Front page feature on Chabad.org
Friday January 6th, 2012
By Tzvi Freeman
I’m an undergrad at a private college, doing really well and working hard to get into graduate school. I’m also very active with Chabad on campus. My Chabad rabbi has been bugging me to take off one semester to study in a yeshiva “some time before graduate school.” It’s still not clear to me what this yeshiva place is all about, and definitely not clear why I should take off in the middle of my studies to go there.
I really like this rabbi, I guess I’m just not getting it. Can you clarify some of this?
Before there were universities, there were yeshivas. There were people who sat around in yeshivas the whole year, discussing and studying and discussing some more. And then there were people who worked the farm or traveled afar to sell their merchandise, and then turned up at the yeshiva whenever they had a chance, to join in the study and discussion. Jews were always a literate society, and every Jew was expected to be involved somehow in the learning going on in the community.
Traditionally, most of the study in yeshiva was in pairs—two companions poring over a text together, debating its details to achieve clarity and full knowledge. A lecture is generally full of lively give-and-take between students and teacher. Traditional Jewish learning is all about asking good questions, as well as collaborating with others to come up with solutions. That’s why a yeshiva, unlike a college library, is a rather noisy place. In many ways, the methodology of study in yeshiva is way ahead of that applied in most educational institutions.
Today, there are all sorts of yeshivas. Some specialize exclusively in Talmud. Others diversify, studying practical Jewish law, history, ethics, Kabbalah and chassidic thought, etc. There are yeshivas dedicated to young men and women such as yourself, who just want to take off a semester to enrich their Jewish souls, and then get back home and finish their degree.
Chabad has a number of such yeshivas, and that’s the general thrust in these places—to give students a strong background, skills to build upon and the inspiration they need for a lifetime—and then get them back on track into their careers. Only that now, the bright lights of their Jewish soul are shining.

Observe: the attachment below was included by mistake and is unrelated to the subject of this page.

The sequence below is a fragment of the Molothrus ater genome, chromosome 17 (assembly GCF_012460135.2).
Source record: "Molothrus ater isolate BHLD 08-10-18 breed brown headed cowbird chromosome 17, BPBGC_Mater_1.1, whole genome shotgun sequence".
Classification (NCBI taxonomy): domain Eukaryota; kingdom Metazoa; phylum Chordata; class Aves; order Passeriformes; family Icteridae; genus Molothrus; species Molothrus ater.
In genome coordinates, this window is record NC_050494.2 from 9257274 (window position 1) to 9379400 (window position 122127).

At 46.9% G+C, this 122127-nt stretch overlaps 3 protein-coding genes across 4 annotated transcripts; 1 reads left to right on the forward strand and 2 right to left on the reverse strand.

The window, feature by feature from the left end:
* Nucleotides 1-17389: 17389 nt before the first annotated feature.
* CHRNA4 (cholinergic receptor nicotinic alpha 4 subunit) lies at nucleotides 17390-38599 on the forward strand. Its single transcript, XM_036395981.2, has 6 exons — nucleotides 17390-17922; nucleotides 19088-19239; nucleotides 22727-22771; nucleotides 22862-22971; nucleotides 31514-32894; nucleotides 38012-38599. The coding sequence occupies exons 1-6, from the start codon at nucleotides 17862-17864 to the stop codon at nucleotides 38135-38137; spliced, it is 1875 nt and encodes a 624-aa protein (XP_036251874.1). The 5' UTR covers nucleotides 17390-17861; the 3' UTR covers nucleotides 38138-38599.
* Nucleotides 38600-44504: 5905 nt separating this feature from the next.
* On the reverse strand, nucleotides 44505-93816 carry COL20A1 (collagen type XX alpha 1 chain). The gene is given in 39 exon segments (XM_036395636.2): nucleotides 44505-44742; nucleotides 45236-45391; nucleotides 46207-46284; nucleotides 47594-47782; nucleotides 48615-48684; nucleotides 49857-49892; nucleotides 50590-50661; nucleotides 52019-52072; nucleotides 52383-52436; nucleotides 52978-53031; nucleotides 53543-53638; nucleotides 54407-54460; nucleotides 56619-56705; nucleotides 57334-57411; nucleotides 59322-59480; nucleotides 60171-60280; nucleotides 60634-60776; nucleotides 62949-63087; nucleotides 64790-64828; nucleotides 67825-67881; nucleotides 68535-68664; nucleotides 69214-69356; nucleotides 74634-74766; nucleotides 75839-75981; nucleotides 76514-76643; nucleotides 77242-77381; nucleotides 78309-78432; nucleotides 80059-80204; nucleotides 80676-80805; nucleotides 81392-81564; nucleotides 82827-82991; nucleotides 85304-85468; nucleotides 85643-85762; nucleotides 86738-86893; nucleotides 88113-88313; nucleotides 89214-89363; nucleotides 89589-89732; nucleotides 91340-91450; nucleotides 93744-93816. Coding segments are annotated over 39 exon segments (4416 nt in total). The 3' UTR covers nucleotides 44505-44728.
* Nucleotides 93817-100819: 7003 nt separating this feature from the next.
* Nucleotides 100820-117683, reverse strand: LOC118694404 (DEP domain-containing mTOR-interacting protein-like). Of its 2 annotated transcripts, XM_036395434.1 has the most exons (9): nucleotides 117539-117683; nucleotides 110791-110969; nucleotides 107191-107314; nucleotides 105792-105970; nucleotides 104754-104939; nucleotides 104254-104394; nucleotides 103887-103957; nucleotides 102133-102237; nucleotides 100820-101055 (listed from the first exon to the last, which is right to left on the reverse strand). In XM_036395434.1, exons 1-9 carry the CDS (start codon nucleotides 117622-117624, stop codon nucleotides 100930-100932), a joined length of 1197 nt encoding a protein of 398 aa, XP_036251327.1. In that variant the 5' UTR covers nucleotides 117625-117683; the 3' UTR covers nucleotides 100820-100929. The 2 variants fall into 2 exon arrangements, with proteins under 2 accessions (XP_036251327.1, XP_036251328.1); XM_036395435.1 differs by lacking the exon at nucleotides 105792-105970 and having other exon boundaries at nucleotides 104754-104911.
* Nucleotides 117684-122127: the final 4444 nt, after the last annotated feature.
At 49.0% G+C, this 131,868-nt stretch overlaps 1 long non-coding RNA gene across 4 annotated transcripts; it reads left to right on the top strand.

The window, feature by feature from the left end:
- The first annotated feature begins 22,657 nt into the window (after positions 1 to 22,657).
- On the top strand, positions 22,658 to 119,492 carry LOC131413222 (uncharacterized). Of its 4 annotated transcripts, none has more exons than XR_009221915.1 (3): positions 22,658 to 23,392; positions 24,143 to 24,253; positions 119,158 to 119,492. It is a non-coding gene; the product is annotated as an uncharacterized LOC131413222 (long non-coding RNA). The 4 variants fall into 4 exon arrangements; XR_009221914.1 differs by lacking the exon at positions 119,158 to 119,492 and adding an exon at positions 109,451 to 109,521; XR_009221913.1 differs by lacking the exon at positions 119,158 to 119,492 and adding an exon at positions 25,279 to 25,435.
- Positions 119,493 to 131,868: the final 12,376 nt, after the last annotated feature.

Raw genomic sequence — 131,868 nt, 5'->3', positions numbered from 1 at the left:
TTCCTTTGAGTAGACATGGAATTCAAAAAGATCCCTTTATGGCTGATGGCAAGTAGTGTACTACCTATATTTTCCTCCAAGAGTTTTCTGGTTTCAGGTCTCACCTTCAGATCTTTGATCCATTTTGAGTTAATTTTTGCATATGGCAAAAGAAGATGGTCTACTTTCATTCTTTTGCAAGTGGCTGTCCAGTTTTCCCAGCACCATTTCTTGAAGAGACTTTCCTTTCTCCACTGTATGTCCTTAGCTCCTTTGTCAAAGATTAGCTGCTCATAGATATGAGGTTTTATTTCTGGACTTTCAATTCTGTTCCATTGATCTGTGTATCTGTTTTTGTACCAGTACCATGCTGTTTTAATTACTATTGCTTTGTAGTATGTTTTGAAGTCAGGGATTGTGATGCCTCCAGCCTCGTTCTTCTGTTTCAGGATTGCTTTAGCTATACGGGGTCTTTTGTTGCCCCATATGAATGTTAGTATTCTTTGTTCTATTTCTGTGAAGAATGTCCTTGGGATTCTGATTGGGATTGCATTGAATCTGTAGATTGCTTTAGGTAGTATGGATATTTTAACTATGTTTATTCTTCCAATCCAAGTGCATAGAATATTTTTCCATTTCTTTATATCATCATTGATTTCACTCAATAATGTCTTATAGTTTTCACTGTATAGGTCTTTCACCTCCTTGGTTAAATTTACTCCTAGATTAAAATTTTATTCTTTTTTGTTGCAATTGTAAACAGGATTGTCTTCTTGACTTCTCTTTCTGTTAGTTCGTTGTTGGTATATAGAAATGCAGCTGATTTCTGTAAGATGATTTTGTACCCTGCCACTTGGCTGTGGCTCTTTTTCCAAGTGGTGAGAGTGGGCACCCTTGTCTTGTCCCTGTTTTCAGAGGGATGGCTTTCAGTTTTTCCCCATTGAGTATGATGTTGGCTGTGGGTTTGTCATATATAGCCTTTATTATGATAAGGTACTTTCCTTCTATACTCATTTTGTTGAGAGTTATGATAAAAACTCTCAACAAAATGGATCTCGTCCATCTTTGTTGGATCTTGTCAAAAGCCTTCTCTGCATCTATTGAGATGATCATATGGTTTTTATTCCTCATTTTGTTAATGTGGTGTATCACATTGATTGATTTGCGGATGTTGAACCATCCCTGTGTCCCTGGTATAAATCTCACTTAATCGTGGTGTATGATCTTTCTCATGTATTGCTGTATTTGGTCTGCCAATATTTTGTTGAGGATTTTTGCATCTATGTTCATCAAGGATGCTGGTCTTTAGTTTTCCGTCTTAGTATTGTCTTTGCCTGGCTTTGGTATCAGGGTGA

Now that I hope I’ve given you some vague idea of what a yeshiva is, let me provide you:
Five Top Reasons to Spend One Semester in Yeshiva
Investment: This could be the biggest investment you’ll ever make
You’re bright enough to know that your future’s not made of money alone. The biggest investment you’ll ever make in your life is the person you’ll marry. Out of marriage comes a home, a family, eternity. You need to build a portfolio that can get you a great spouse and build a beautiful family. Add those yeshiva months to your portfolio, and you’ve moved up several notches on the Jewish marriage market.
Skills: You can pick up the basic skills for a lifetime
One semester isn’t enough time to learn one-zillionth of what you want to know, but it’s long enough to get you some basic skills so you can continue back home. You’ll know what books contain what, how to open a Talmud and get an idea of what’s flying in there, what sort of problems require an expert rabbi to solve, and how to dazzle your guests with some fascinating words of Torah at your Shabbat table. You’ll have some of the classic answers to fundamental questions under your belt, and you’ll know where to look for more.
Perhaps even more important: You’ll have the tools, the learning and perhaps even the wisdom to help you get through those bumps and crashes so unavoidable in life.
Family: Get respect from your kids
You may not have even started thinking about it, but you likely will want to send your kids to a school where they’ll learn Torah at least half a day. When they have a question or need help with homework, guess who they’re going to ask? And if they see their parents enjoy learning Torah, guess how that will influence their attitude to school?
Wealth: Cash in on your inheritance
Jews have been bantering about ideas in yeshivas for thousands of years. And Jews are bright people. Over these millennia of study, debate, creativity and more debate, we’ve built a ginormous structure, a palace of wisdom, ideas, practical guidance and approaches to knowledge. It’s a magnificent blend of harmonies, an intricate web of wisdom, an edifice of incomparable beauty—and the entire estate is yours, just waiting for you to come and pick up the keys.
Without ever entering a yeshiva, you could still enter your estate. You might make it into the front, and even explore around a little. But if you want to feel at home in your rightful home, you need that immersive yeshiva experience.
Inspiration: Get the blast of a lifetime
Imagine yourself in an environment where everyone around you is aflame with the fire of Torah. Torah is alive. You can dissect an animal, a philosopher, a poem or a book, an atomic particle or a mathematical equation—and all have one thing in common: when dissected, they are dead. No one comes out of a philosophy class singing and dancing. But they do when they dissect Torah. Because Torah is alive—every cell of it, no matter how you cut it.
Imagine Shabbat in an environment where Torah is the driving force of life. You can’t. You have to be there. But years down the road, when you’re desperate for that inspiration to keep you going, you’ll close your eyes and see yourself back there again. From that experience you’ll draw eternal life.
Here are two suggestions: The Rabbinical College of America or Mayanot Institute of Jewish Studies.